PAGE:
Bill Gates: Reforestation Projects for CO2 Compensation Make Little Sense
In recent months, Bill Gates’ name has made headlines in all sorts of contexts. This month, Microsoft’s co-founder made ripples again with the release of his latest book “How to Avoid a Climate Disaster: The Solutions We Have and the Breakthroughs We Need”.
On 272 pages, Gates describes the need for renewable energy technologies and the benefits that come with innovation, suggesting how nations could speed up their shift away from fossil fuels. As examples, he cites high carbon prices and new green energy standards. Furthermore, he calls on governments to implement a fivefold increase in their funding for research on renewable energy.
In a recent interview with MIT Technology Review, Gates revealed details about his latest book, elaborating on the pivotal role of government policies in overcoming the challenges posed by climate change. Just paying the current premiums for clean technology is not enough to deal with the existing problems unless you have the proper technology advances, Gates said.
Asked about the chances of holding global warming to or below a 2 °C increase at this point, the Microsoft co-founder, who is now co-chair of the Bill and Melinda Gates Foundation and chair of the investment fund Breakthrough Energy Ventures, said “It’s not out of the question, but it requires awfully good progress.” One of the paths leading to such progress, according to Gates, is nuclear fission or fusion, which he sees as a reliable source of electricity.
Rich countries should switch to meat alternatives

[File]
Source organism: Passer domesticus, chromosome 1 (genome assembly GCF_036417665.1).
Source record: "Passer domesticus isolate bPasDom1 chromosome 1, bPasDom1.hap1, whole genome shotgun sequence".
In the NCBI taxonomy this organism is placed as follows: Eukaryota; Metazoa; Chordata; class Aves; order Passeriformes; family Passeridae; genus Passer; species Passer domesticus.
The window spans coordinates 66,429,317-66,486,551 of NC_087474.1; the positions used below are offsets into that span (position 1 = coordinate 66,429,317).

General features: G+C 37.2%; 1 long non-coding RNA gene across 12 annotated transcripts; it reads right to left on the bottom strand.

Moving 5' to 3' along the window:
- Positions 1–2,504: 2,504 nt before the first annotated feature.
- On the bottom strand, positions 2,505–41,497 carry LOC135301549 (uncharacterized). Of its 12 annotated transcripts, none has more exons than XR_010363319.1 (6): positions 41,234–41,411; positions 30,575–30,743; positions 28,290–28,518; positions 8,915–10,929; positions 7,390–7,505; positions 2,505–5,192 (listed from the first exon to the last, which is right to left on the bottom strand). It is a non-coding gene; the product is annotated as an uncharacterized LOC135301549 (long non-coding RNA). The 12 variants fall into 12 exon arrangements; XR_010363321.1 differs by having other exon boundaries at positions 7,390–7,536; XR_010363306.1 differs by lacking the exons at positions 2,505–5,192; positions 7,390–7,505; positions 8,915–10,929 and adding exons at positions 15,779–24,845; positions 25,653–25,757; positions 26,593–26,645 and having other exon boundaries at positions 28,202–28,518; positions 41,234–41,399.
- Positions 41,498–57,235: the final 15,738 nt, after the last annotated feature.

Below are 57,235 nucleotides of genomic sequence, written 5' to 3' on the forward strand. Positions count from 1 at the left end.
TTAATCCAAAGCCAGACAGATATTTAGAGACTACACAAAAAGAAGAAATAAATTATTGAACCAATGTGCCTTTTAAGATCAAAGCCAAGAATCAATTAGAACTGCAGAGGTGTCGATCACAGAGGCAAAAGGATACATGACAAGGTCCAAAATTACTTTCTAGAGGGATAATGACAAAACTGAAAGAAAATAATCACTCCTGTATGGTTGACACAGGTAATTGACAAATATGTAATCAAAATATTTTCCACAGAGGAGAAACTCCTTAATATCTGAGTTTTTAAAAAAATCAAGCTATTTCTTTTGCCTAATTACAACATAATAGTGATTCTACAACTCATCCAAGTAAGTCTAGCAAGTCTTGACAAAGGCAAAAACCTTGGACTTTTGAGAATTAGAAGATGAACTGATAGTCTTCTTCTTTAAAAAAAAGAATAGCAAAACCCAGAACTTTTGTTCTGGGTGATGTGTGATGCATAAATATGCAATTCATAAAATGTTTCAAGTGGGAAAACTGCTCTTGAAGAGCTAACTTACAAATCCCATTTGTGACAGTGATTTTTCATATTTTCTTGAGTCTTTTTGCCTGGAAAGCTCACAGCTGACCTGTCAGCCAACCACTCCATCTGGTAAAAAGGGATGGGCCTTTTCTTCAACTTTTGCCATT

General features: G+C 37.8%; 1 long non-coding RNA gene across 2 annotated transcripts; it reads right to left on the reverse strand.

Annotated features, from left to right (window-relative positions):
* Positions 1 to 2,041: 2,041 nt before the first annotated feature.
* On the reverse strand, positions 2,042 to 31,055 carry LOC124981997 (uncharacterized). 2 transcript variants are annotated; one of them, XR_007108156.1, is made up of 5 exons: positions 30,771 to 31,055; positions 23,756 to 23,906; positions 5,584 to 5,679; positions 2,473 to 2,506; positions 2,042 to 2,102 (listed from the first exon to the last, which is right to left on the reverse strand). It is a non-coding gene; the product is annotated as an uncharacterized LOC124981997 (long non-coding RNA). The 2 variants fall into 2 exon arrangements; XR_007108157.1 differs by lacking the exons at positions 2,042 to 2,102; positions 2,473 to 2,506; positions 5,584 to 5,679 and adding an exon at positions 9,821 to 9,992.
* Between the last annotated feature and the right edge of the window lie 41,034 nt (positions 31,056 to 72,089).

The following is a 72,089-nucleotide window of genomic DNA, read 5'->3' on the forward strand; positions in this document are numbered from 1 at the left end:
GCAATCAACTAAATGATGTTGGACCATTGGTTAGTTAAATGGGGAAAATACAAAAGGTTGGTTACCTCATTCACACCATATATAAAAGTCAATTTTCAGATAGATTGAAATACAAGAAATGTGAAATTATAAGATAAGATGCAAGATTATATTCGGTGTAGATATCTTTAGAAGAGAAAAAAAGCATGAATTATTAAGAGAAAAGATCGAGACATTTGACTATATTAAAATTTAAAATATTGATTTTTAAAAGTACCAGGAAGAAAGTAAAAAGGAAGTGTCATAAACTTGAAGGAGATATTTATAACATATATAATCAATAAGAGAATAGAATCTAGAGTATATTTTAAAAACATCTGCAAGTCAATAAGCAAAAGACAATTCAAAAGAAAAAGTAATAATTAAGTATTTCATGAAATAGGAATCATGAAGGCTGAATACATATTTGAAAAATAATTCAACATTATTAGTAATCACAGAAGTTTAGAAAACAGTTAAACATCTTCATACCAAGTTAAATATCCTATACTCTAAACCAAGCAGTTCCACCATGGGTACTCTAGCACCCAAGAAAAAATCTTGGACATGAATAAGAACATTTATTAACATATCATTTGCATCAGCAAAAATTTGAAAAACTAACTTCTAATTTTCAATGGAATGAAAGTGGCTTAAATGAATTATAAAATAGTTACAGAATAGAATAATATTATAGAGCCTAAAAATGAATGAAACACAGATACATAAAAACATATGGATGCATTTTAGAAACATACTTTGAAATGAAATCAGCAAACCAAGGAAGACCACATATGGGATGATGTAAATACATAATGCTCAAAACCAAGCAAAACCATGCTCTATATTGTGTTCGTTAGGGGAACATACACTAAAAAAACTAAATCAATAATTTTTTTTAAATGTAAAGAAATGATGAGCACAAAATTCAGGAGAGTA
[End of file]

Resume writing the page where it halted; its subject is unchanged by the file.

Speaking about innovation in agriculture, Gates praised the work of startups developing products that reduce the amount of fertilizers you need. In terms of livestock, he sees more challenges and is unsure about the prospects of natural approaches, expressing doubts about the future profitability of the so-called laboratory meat.
Still, Gates believes that rich countries should switch to plant-based meat alternatives while poorer countries’ animal genetics should be used to dramatically raise the amount of beef per emissions. As part of the Bill and Melinda Gates Foundation.
Gates urges investment in lower-emission steel production
A section of Bill Gates’s book is dedicated to CO2 compensation. The billionaire himself has invested substantially in carbon capture and storage, direct removal of carbon dioxide from water technologies, and underground storage technologies.
Gates offsets his own emission by buying clean aviation fuel, replacing natural-gas heating in low-income housing projects with electric heat pumps, and supporting projects that remove carbon dioxide from the air and store it permanently underground.
As far as the efficiency of reforestation projects as a climate solution is concerned, Bill Gates is rather critical. In the interview, he says offsetting a tone of CO2 has cost him $400 compared to other projects that claim their spending stands at $5-30.
“The idea that there are all these places where there’s plenty of good soil and plenty of good water and just accidentally, the trees didn’t grow there—and if you plant a tree there, it’s going to be there for thousands of years—[is wrong]”, he said.
According to Gates, a plan that would actually work to offset emissions is gathering money from companies and consumers to bootstrap the market for clean steel and clean cement.
“Because of the learning-curve benefits there, putting your money into that, instead of on tree planting, is catalytic in nature and will make a contribution. We need some mix of government, company, and individual money to drive those markets,” Gates concluded.